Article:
A different kind of Sperry House story in Willmar
WILLMAR — In 2011, the late Connie Wanner was volunteering at the Civil War encampment held at the Kandiyohi County Historical Society in Willmar. Wanner was assigned to look after the iconic Willmar landmark, the Sperry House, while members of the public walked around the grounds during the event.
She moved from the house's dining room to the kitchen and after returning to the dining room, Wanner noticed a drawer had been opened in the china hutch. Alone in the house, she had no idea who or what had opened the drawer. Wanner then told Jill Wohnoutka, director of the Kandiyohi County Historical Society, what happened.
"Connie wouldn't go back to the Sperry House again," Wohnoutka said. "She was too spooked out."
In April 2016, Wohnoutka attended the annual conference for Minnesota Alliance of Local History Museums and saw that other local history museums were conducting paranormal investigations on historical landmarks in their areas. With Wanner's story in mind, Wohnoutka decided to give the Johnsdale Paranormal Group a call.
"I thought it would bring exposure to the Sperry House to people who wouldn't necessarily care otherwise but are interested in paranormal activity. When I can bring in new people and have the chance to introduce new people to the Historical Society or the Sperrys, I'll take that opportunity," she said.
The Sperry House was built by Albert H. Sperry in 1893. A pioneer settler, farmer and businessman, he died in 1917 in the home where he lived with his wife, Jennie. A teacher and housewife, Jennie Sperry lived at the house through the 1920s and eventually moved to other Willmar residences until her death in 1953. Multiple Sperry family members have lived and died in the historic Willmar landmark home. The Historical Society began maintaining the Sperry home after the youngest son, Bryan Sperry, died in the house in 1970.
The Johnsdale Paranormal Group came to the Sperry House in April and conducted an additional investigation in August. Co-founder Justin Miner said the team conducted their investigations based off the paranormal claims that the Historical Society gave them, including Wanner's experience in the Sperry House dining room. The team of three included Miner as well as his brother Brian Miner and team member William Hill.
The group, which has done more than 100 investigations throughout the United States, stayed overnight in the Sperry House and used infrared cameras to record in the dark. The cameras were set up in the dining room area near the china hutch.
"Paranormal activity doesn't necessarily mean ghosts — it's anything out of the realm of what we think is 'normal.' Paranormal activity may have a scientific explanation behind what we find, but we just haven't discovered how to identify it yet," Miner said.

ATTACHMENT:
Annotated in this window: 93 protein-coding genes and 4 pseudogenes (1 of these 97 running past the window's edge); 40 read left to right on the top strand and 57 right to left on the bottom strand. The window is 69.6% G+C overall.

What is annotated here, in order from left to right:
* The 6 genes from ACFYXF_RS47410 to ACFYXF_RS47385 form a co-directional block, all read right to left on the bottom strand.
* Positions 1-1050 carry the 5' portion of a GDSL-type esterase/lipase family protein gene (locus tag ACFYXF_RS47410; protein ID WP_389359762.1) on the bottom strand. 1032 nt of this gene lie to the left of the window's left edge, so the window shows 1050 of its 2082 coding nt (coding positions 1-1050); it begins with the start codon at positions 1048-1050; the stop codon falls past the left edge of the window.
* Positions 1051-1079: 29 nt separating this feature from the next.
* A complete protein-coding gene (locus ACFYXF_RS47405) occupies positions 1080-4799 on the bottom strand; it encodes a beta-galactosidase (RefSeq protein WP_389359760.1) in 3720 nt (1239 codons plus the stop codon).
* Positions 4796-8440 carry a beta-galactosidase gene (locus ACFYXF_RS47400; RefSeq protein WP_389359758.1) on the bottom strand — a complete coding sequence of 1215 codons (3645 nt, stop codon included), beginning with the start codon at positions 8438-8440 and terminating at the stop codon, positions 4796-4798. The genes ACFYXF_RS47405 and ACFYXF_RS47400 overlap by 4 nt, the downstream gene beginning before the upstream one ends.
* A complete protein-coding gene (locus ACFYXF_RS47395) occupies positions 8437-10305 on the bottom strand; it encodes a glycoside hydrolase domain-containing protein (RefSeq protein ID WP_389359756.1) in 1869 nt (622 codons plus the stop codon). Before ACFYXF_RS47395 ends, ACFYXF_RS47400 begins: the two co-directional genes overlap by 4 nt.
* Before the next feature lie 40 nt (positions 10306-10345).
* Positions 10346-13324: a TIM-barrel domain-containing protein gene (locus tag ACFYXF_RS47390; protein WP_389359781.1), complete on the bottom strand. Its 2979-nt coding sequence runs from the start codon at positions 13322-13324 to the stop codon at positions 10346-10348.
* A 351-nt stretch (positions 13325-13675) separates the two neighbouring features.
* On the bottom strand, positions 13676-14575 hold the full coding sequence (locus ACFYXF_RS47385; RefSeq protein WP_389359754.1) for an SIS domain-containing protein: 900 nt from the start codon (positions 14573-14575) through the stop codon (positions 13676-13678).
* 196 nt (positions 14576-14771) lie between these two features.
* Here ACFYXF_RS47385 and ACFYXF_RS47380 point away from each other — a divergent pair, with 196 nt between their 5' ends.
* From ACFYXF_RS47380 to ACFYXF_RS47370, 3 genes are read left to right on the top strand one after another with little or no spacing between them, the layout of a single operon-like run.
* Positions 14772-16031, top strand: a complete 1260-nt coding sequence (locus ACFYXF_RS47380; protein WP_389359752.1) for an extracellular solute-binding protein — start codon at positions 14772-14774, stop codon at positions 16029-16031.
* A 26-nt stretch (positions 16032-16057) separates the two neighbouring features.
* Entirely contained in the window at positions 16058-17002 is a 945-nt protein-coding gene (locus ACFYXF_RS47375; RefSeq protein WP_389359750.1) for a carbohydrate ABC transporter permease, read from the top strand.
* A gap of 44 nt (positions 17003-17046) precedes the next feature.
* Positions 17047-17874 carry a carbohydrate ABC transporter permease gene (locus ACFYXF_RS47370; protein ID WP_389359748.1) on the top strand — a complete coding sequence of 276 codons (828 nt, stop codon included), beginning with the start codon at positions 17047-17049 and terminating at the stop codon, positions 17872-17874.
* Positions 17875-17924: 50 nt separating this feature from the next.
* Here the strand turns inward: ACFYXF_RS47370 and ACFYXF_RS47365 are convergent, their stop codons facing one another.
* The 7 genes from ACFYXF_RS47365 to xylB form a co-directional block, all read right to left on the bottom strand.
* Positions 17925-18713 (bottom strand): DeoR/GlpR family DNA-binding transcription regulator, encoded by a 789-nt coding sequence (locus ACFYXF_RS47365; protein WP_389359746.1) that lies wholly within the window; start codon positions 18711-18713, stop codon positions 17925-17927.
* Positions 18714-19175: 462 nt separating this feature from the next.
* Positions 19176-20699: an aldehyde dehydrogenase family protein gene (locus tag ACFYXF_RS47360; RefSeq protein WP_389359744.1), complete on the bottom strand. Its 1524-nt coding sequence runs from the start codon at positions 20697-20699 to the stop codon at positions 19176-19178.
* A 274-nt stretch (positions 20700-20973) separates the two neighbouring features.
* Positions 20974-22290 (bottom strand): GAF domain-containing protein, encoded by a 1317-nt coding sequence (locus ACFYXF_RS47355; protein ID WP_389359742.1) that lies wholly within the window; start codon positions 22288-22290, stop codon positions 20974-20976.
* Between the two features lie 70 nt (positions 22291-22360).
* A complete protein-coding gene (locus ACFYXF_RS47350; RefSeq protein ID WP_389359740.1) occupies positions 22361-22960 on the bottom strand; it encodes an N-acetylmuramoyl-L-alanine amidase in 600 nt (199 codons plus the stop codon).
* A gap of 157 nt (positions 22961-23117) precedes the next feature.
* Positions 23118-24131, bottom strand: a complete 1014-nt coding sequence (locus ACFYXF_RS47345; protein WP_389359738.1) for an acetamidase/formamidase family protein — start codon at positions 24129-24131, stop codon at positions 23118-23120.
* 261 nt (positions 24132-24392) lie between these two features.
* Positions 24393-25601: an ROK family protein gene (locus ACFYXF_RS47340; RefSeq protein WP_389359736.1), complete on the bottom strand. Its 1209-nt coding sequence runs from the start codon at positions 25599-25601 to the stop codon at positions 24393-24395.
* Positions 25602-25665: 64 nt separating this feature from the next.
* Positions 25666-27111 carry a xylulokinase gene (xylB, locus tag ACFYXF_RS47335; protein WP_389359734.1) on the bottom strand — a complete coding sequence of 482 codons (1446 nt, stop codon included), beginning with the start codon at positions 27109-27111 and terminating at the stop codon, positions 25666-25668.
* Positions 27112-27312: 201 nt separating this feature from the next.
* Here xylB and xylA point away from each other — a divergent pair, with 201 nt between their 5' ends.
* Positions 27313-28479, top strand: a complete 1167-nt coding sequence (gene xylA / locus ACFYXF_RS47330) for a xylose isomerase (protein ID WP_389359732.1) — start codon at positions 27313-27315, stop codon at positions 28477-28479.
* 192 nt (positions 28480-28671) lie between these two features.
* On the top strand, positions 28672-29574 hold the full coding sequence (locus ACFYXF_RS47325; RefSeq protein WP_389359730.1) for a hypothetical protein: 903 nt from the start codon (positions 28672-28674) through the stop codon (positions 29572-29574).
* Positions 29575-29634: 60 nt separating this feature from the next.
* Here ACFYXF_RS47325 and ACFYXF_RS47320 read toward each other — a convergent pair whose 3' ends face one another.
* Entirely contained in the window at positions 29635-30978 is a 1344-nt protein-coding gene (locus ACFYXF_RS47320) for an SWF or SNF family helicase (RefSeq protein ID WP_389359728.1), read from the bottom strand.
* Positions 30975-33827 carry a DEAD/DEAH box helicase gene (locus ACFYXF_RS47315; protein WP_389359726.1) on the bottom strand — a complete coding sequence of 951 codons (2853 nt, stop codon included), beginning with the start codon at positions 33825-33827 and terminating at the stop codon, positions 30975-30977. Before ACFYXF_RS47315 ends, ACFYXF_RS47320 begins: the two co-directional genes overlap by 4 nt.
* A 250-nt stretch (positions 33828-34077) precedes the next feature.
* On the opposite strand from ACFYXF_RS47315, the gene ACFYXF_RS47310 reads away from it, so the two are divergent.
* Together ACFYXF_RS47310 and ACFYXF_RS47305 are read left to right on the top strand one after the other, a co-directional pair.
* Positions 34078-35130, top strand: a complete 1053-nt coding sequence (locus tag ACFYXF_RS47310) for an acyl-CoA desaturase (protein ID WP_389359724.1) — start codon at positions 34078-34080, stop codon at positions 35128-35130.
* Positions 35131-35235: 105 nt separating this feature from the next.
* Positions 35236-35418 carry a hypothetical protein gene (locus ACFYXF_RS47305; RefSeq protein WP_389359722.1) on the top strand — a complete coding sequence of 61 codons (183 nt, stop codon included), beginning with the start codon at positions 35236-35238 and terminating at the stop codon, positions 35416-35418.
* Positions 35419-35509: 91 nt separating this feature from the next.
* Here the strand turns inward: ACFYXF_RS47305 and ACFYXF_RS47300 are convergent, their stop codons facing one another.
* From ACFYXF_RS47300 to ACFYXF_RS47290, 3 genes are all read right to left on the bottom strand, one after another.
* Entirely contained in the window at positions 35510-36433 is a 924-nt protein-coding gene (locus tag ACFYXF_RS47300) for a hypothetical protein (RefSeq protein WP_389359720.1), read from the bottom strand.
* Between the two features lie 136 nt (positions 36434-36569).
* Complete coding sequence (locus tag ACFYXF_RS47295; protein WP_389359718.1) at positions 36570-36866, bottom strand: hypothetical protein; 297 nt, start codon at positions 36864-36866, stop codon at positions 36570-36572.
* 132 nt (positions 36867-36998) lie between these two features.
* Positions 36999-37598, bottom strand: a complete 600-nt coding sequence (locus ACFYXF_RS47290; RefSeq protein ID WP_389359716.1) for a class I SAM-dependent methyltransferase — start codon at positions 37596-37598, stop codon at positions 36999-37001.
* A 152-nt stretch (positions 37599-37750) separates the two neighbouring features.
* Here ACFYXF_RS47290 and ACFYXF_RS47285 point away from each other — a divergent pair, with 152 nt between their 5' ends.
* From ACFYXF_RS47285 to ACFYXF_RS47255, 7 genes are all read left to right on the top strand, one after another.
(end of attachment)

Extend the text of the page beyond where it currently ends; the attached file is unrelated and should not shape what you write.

And the Johnsdale group definitely found something they would categorize as "paranormal."
When looking back at the hours of footage, the group found an unusual figure that was not any of the three investigators.
"With an infrared camera, we appear white in the darkness. In the footage you saw all three of us walk past the camera to head into separate rooms. Whatever this thing was — was very, very dark. Almost like it didn't reflect any of the infrared light," Miner said.
Miner also mentioned that whenever one of the team members would walk, the floorboard would creak. But, when the figure appeared in the footage there was no noise.
"The actual movement of the figure was really odd. This thing had no gait. It's like it floated around the corner," he said.
The group additionally used a "spirit box" or a radio that scans through AM and FM radio waves, which is a typical paranormal investigation device. During the investigation, the group asked if any presence in the room could name one of the investigators there at the time. When there was no response, Miner said he asked if the presence could say their own name and the name "Sperry" was whispered through the spirit box.
"After the initial investigation, we went back again in August to make sure these things we found couldn't be debunked. We tried to imitate the walk of the figure and we couldn't do it," he said.
The Johnsdale Group later presented findings to a group of more than 70 community members in mid-August. Wohnoutka said she was not surprised when the investigators found signs of paranormal activity, even though she herself had never experienced anything out of the ordinary.
"If there are Sperry family members or paranormal activity, I don't think it's a bad thing at all. I take it as the Sperrys checking on their house. They built it after all," Wohnoutka said.
Miner said he still thinks there is more investigating to do at the Sperry House.
"I want more answers," Miner said. "There are a lot of unanswered questions and we definitely want to come back."